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2019/20 Undergraduate Module Catalogue

HIST3745 Secret Service: The World of British Intelligence

40 creditsClass Size: 15

Module manager: Professor Simon Ball

Taught: Semesters 1 & 2 View Timetable

Year running 2019/20

This module is not approved as a discovery module


To introduce students to the analysis of modern British secret intelligence using secondary literature and primary sources in English.

Learning outcomes
By the end of this module students should be able to demonstrate that they:
- have a deep and informed understanding of the structure and culture of British secret intelligence since 1909;
- understand the different kinds of sources historians use to investigate modern secret intelligence;
- have a sophisticated and critical knowledge of the secondary literature on British secret intelligence;
- have the skills to read and interpret both written primary sources; and
- are able to express their ideas and arguments effectively and persuasively on paper and in scholarly discussion.


‘Haydon also took it for granted that secret services were the only real measure of a nation’s political health, the only real expression of its subconscious.’ John le Carré, Tinker Tailor Soldier Spy (1974), p. 370.

The main aim of this special subject is to deepen our knowledge of the post-1909 role of secret intelligence for Britain. It will do so by going beyond the institutional history of particular intelligence services and interrogating the nature of an overarching culture of intelligence, manifested both in the intelligence community and the wider public sphere. Britain will be placed in comparative perspective through secondary reading on other national intelligence cultures.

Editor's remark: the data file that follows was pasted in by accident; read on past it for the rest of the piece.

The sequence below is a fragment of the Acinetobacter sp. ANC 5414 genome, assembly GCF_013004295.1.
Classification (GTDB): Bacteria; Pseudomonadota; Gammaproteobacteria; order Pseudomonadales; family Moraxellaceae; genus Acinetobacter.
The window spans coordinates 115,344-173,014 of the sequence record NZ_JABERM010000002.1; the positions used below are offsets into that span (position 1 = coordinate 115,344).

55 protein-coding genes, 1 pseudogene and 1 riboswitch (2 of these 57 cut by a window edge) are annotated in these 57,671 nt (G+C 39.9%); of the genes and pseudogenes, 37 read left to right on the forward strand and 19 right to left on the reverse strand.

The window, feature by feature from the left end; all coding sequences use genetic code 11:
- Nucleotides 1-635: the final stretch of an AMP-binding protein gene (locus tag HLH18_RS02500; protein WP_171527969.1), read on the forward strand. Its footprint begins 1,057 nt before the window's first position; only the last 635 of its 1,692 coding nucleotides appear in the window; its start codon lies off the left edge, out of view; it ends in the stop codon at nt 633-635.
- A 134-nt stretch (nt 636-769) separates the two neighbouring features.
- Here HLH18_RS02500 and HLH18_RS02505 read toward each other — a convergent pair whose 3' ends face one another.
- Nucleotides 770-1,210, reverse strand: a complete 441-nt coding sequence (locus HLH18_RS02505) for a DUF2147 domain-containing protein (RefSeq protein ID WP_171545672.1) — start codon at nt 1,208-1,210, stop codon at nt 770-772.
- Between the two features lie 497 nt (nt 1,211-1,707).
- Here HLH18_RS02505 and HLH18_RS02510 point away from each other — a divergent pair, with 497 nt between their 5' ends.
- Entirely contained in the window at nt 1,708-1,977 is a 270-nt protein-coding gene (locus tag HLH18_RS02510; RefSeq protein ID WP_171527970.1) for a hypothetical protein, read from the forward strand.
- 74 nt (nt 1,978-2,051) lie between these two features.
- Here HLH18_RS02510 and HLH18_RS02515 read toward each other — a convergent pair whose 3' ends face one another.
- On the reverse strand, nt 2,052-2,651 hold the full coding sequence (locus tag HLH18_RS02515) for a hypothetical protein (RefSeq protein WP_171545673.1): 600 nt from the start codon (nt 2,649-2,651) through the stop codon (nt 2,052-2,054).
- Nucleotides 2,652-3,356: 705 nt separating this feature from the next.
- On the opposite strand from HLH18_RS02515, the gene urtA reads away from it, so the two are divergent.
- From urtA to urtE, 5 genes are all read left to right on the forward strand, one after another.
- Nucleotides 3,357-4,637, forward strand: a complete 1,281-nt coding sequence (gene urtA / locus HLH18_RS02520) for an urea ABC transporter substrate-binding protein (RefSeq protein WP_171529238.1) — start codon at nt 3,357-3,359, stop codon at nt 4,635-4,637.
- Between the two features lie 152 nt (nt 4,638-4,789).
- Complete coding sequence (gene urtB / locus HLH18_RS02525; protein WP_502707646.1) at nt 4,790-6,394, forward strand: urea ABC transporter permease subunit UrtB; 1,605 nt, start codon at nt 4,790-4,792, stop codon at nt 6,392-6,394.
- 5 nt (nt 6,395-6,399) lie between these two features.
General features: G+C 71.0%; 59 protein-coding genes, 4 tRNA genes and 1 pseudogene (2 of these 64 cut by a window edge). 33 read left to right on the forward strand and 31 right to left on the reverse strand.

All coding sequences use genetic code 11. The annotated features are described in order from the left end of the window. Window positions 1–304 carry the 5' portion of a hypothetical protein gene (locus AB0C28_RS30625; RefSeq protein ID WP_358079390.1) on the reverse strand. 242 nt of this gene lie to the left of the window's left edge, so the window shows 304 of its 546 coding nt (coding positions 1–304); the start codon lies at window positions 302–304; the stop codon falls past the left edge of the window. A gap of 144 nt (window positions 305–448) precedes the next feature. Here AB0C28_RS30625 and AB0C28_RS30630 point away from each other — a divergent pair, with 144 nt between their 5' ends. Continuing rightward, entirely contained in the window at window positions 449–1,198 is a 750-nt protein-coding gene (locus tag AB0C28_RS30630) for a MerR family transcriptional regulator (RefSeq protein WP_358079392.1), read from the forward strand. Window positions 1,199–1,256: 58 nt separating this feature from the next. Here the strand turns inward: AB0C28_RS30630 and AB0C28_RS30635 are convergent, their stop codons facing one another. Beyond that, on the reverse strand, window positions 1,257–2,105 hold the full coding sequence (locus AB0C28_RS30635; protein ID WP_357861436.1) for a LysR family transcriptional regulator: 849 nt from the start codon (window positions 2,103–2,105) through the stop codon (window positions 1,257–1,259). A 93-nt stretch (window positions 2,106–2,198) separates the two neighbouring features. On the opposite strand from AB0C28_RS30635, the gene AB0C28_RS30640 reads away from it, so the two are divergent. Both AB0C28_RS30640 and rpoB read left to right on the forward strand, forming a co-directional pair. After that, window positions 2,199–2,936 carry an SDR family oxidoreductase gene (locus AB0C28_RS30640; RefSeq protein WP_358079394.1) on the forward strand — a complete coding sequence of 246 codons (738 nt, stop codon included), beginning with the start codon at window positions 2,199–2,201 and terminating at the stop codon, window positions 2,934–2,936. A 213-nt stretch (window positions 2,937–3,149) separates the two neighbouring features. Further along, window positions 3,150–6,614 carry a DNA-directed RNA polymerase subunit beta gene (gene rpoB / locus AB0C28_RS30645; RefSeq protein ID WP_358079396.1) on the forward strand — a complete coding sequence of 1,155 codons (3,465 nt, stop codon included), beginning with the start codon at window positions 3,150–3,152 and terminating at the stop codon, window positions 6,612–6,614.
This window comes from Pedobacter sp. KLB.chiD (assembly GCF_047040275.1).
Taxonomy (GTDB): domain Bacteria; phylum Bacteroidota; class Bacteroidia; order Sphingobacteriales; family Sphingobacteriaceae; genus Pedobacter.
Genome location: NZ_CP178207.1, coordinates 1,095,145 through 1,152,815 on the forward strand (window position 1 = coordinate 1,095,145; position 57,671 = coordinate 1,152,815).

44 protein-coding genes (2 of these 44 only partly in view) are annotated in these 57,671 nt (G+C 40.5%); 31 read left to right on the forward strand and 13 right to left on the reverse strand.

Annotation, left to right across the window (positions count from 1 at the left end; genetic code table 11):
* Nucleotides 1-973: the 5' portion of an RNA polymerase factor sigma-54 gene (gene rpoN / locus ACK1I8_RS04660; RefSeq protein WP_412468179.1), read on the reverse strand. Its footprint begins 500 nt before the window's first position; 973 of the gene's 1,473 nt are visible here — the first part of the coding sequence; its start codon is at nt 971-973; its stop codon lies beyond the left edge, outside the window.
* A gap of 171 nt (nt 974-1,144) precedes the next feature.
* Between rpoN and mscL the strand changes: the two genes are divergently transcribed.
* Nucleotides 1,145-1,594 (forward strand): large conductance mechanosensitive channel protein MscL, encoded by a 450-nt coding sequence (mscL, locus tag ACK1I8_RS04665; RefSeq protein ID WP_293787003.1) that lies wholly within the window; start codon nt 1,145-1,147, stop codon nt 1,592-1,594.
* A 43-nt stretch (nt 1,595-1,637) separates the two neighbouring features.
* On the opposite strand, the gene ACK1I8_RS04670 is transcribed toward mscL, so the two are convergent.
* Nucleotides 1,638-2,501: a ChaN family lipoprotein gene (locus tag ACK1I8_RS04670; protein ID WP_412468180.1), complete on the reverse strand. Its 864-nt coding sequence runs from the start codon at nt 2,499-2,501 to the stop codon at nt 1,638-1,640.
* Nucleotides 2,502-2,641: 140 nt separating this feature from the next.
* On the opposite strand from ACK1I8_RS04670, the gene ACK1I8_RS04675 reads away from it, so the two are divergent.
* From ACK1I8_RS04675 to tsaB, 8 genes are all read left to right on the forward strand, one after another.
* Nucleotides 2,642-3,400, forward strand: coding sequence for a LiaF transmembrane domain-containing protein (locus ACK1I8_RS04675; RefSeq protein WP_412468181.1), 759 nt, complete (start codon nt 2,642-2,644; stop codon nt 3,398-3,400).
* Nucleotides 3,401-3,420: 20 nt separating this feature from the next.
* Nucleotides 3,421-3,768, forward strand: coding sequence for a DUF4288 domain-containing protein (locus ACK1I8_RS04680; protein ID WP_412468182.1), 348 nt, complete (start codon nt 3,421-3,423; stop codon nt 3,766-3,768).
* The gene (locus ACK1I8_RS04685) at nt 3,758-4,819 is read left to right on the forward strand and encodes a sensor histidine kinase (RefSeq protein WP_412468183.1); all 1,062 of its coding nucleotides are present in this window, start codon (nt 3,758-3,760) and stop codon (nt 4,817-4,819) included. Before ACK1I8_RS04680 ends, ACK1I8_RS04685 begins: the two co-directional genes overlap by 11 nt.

More specifically we aim to:
a) Investigate the discourse on secret intelligence within the British intelligence community and the public sphere.
b) Investigate the practice of secret intelligence by the British state.
c) Investigate the impact of major wars on secret intelligence.
d) Develop our understanding of the differences between British intelligence culture and practice, and that of other major nations.

We will examine three main types of source:

1. Documents produced by the secret intelligence services.
2. Analytical contemporary comment on the intelligence services, often produced by former officers.
3. Commentary on, and narrative of, secret service, sometimes fictional and imaginative, produced for the public sphere.

Teaching methods

Delivery typeNumberLength hoursStudent hours
Private study hours356.00
Total Contact hours44.00
Total hours (100hr per 10 credits)400.00

Private study

To prepare for seminars students will be expected to study some articles, books and documents. These will be set out clearly in the module handbook.

Opportunities for Formative Feedback

Students will be monitored on class contributions and the quality of the non-assessed work that they will be required to complete for each seminar.

Methods of assessment

Assessment typeNotes% of formal assessment
Essay1 x 4,000 word essay to be submitted by 12 noon on Monday of exam week 2 in January40.00
PresentationVerbal presentation10.00
Total percentage (Assessment Coursework)50.00

Normally resits will be assessed by the same methodology as the first attempt, unless otherwise stated

Exam typeExam duration% of formal assessment
Standard exam (closed essays, MCQs etc)3 hr 00 mins50.00
Total percentage (Assessment Exams)50.00

Normally resits will be assessed by the same methodology as the first attempt, unless otherwise stated

Reading list

The reading list is available from the Library website

Last updated: 30/04/2019


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